Bobby Rahal Says Job 1 for IndyCar is Getting the Right TV Package

Jackson Wheeler
10 Min Read

  • Bobby Rahal says a new TV deal is what’s going to keep the sport healthy because the teams will be able to stay the course.
  • Rahal would also like to see a third engine manufacturer enter the series, one that “has real capability and has a tradition of winning.”
  • The team owner also likes his team’s chances for a rebound at Indianapolis this season.

IndyCar driving great and longtime team owner Bobby Rahal recently sat down with Autoweek for an exclusive, wide-ranging discussion on a variety of racing issues. Part 1 was primarily about Formula 1. Part 2 here is more about IndyCar and its future in North America:

Autoweek: A couple of weeks ago, NASCAR announced a massive nearly $8 billion TV package that will bring in a great deal of money for teams. Will IndyCar, which is in the final year of its current deal with NBC in 2024, ever get a big TV deal that would finally allow teams to share TV revenue?

Bobby Rahal: “Ever is a long time and the Indianapolis 500 is still the biggest race in the world. I think that’s Job 1 for IndyCar, to go out and get the right television package. You look at NASCAR and Formula 1, much of their revenue comes from television rights. That’s Job 1 with IndyCar because the racing’s better than anything else that I know of, we’ve got great venues like Nashville, Long Beach, Indy, St. Pete.

The venues are certainly world class and the racing is certainly world class, the competitiveness of it. So the television rights should reflect that. That’s Job 1 in my mind for IndyCar, to get the right not just television package but streaming package. That’s what’s going to keep it healthy because the teams will be able to stay the course, regardless of what the sponsorship world may look like.”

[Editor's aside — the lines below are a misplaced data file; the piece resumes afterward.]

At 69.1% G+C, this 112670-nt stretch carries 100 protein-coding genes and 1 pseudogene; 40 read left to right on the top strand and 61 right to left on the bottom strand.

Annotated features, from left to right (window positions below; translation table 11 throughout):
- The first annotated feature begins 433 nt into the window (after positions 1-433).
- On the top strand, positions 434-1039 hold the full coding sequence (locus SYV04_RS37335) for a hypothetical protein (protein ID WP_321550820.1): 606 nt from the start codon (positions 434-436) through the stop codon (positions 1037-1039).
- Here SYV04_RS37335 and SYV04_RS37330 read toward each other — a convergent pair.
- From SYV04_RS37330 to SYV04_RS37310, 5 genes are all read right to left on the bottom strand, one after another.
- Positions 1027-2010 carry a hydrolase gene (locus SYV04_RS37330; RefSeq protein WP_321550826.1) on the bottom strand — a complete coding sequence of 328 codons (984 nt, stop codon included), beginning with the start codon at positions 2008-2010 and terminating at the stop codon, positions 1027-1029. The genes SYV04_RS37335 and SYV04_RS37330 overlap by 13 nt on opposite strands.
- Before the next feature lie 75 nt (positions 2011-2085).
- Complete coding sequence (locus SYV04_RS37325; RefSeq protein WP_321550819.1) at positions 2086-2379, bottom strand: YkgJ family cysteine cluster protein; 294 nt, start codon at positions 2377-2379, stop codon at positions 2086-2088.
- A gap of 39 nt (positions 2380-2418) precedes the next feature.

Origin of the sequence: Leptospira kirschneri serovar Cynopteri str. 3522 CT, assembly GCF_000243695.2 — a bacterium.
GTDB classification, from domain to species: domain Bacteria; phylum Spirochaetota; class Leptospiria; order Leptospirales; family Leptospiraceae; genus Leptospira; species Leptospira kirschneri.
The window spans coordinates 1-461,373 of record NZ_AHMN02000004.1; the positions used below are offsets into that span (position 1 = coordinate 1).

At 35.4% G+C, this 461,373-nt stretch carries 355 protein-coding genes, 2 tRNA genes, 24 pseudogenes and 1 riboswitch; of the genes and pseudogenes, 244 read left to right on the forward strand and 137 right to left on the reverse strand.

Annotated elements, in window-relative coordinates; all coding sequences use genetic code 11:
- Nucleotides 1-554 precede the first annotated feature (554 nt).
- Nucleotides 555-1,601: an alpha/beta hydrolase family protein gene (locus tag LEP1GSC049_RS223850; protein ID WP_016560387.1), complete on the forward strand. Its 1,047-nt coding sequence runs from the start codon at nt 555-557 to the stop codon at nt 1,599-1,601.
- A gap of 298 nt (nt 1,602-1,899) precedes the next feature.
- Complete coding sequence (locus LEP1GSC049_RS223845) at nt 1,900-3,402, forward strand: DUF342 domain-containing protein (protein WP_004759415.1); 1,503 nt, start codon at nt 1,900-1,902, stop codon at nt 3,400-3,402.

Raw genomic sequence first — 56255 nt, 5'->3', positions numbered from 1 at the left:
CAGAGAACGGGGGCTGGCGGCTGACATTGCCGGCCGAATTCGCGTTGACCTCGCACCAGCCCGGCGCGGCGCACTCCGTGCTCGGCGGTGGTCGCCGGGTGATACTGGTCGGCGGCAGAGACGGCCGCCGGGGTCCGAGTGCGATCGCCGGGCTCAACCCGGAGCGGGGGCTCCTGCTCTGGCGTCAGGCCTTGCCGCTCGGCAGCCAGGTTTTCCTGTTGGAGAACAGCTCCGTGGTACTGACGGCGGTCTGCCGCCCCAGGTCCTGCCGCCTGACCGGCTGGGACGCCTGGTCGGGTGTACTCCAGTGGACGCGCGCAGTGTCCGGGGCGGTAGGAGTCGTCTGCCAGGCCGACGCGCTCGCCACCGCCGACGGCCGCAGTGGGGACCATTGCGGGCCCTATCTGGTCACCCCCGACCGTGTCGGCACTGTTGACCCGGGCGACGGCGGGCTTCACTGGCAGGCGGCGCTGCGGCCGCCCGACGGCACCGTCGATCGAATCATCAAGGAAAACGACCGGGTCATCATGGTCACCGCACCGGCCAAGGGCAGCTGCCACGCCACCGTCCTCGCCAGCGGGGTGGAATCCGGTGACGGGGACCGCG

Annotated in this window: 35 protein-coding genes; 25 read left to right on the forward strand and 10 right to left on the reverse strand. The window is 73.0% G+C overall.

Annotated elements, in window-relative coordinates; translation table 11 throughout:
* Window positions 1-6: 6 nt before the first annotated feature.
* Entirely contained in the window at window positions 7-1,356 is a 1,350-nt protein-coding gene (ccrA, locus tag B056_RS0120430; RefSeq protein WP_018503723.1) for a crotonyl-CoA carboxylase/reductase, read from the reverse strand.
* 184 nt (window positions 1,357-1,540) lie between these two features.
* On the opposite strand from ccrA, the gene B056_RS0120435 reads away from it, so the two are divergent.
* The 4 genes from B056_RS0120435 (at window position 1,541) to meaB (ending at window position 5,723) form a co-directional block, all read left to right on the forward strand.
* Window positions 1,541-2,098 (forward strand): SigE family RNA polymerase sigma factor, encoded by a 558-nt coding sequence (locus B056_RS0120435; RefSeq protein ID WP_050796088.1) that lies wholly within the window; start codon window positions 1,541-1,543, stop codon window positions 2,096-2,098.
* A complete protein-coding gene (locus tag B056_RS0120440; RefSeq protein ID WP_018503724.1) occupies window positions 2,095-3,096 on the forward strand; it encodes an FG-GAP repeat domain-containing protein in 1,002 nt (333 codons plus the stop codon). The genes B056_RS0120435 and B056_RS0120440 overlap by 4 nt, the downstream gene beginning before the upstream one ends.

Autoweek: What is the 2024 season going to be like for IndyCar? It’s continuing to grow and become more popular; it will introduce the long-awaited hybrid engine in the second half of the season and the competition is as close as it’s ever been.

Bobby Rahal: “It’s going to be super-competitive again. There’s a lot of strong teams in the series, people are spending a lot of money. It’s a strong market for good mechanics and good engineers, things like that.

The challenge is going to be as great next year as it’s ever been and I think the racing is going to show that again, super-super competitive. We’ve not had mechanical unreliability in this series for many years, and that’s what’s made it so good. When I first started in (IndyCar) in 1982, probably half the cars wouldn’t finish a race. That just doesn’t happen anymore. We’ve got to make sure everything’s right to introduce this new technology and sometime after (the Indy 500) is when we’ll do that.

Autoweek: There was a recent media report that claimed Honda, one of the two engine manufacturers in IndyCar, may pull out of the series after the 2026 season unless costs are brought down or IndyCar finally succeeds in bringing in a third engine manufacturer. Not to mention you campaign Honda’s in IndyCar and you also own a Honda auto dealership. What are your thoughts about Honda reportedly considering leaving the series?

Bobby Rahal: “Honda has been part of this (hybrid) engine development thing for over a year, so it’s not like there hasn’t been any involvement there. They know full well, better than anybody, probably what the situation is. I would seriously doubt Honda would leave. They’ve been a stalwart of the series since the IRL since 2000 when Chevrolet pulled out, they stepped up and filled the gap. I can’t imagine that they would leave.